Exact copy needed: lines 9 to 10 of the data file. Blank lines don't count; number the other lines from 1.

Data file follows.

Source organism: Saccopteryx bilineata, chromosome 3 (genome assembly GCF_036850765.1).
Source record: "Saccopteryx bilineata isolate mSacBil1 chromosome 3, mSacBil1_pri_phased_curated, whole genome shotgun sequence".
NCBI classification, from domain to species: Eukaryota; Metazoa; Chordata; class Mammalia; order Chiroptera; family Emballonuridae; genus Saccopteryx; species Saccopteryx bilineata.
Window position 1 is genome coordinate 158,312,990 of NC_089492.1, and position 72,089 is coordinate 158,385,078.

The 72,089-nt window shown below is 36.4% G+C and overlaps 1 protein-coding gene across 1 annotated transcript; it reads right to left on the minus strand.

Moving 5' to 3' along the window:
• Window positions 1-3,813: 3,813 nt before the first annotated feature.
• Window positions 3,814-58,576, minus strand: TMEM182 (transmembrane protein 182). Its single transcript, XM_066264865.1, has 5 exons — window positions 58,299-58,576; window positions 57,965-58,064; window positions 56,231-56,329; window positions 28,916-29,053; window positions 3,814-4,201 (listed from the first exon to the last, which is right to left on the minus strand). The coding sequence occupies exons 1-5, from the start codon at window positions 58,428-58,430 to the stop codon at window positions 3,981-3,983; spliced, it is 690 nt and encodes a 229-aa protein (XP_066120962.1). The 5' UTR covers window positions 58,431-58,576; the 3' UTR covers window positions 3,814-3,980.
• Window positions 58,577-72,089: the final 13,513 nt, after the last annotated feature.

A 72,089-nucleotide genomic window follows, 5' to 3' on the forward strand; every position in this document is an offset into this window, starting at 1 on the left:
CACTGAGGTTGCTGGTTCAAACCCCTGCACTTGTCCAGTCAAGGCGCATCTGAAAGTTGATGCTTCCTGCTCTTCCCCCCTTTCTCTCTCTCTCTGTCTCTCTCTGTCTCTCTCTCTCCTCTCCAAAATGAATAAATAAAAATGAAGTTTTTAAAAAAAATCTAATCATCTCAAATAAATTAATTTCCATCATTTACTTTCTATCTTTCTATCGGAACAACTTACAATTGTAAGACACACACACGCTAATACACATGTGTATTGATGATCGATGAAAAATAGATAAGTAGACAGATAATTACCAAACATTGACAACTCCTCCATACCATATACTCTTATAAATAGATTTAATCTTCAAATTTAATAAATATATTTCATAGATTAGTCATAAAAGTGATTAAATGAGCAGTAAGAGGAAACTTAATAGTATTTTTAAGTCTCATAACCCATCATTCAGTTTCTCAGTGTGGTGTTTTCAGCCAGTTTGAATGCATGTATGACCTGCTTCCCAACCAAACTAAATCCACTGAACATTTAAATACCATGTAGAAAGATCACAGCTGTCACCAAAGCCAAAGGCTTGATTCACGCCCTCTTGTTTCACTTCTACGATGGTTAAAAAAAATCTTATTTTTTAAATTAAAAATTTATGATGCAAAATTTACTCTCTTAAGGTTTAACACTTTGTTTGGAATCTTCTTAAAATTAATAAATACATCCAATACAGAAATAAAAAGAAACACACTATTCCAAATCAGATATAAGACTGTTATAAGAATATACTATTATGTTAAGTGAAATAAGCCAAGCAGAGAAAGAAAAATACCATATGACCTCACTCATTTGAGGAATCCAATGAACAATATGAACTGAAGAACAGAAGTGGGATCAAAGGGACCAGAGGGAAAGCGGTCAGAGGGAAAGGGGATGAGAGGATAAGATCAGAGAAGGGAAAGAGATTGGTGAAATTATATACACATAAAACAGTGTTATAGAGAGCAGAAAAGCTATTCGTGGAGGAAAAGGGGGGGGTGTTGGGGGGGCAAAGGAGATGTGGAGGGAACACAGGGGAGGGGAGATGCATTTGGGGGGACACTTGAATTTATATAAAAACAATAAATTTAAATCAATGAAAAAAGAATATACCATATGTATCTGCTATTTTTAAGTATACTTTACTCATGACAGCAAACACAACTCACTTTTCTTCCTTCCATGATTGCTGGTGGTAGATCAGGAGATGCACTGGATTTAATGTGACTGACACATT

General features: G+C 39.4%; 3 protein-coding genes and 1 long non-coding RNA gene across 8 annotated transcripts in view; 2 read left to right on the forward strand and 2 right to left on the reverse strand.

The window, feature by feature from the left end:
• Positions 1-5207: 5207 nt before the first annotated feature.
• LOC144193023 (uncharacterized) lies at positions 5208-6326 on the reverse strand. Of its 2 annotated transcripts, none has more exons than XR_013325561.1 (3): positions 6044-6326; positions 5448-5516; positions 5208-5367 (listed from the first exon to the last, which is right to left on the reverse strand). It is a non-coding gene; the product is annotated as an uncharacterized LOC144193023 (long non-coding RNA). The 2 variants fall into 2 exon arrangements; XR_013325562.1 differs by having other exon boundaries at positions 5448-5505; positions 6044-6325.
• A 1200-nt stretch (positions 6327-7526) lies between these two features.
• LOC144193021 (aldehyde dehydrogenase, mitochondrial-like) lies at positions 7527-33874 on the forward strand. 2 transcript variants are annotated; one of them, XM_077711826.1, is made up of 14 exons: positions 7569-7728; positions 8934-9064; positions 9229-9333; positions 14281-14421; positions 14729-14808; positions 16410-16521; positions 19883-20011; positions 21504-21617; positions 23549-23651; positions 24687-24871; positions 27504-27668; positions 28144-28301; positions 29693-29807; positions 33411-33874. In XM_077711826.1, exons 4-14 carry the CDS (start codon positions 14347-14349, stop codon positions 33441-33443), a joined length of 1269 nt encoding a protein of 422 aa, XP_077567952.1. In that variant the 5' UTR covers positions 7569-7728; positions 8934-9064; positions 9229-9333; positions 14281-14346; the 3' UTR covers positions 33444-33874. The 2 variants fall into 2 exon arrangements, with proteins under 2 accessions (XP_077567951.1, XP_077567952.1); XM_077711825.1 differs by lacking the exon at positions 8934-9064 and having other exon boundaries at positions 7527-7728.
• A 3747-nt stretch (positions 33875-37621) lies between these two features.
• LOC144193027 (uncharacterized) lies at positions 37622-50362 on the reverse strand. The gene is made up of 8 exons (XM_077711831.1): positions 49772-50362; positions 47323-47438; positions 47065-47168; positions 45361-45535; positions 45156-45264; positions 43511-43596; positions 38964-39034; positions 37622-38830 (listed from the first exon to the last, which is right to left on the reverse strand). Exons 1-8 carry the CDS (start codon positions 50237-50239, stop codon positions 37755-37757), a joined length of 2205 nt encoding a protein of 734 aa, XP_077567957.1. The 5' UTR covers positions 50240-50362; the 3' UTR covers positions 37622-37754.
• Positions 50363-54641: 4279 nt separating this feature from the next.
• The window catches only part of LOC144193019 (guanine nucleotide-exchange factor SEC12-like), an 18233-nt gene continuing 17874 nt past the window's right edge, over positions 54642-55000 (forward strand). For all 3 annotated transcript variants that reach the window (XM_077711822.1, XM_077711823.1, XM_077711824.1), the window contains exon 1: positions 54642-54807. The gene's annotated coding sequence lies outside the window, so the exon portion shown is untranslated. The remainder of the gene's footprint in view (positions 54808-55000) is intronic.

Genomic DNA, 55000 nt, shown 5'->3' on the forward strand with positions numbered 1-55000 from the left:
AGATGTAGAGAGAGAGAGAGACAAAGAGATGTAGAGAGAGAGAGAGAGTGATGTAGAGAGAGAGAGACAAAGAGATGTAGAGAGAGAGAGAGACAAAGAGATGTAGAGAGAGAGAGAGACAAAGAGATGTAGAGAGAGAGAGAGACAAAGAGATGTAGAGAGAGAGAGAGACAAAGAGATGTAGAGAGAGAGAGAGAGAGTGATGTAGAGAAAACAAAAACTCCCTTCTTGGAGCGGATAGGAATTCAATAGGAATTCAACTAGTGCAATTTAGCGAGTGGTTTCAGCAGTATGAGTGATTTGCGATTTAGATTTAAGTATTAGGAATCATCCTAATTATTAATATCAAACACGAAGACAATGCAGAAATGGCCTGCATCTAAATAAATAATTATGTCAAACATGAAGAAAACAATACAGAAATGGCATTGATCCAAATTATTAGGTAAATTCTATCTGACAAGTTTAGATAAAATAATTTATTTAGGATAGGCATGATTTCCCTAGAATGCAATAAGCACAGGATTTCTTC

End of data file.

• Window positions 58,577-72,089: the final 13,513 nt, after the last annotated feature.

A 72,089-nucleotide genomic window follows, 5' to 3' on the forward strand; every position in this document is an offset into this window, starting at 1 on the left: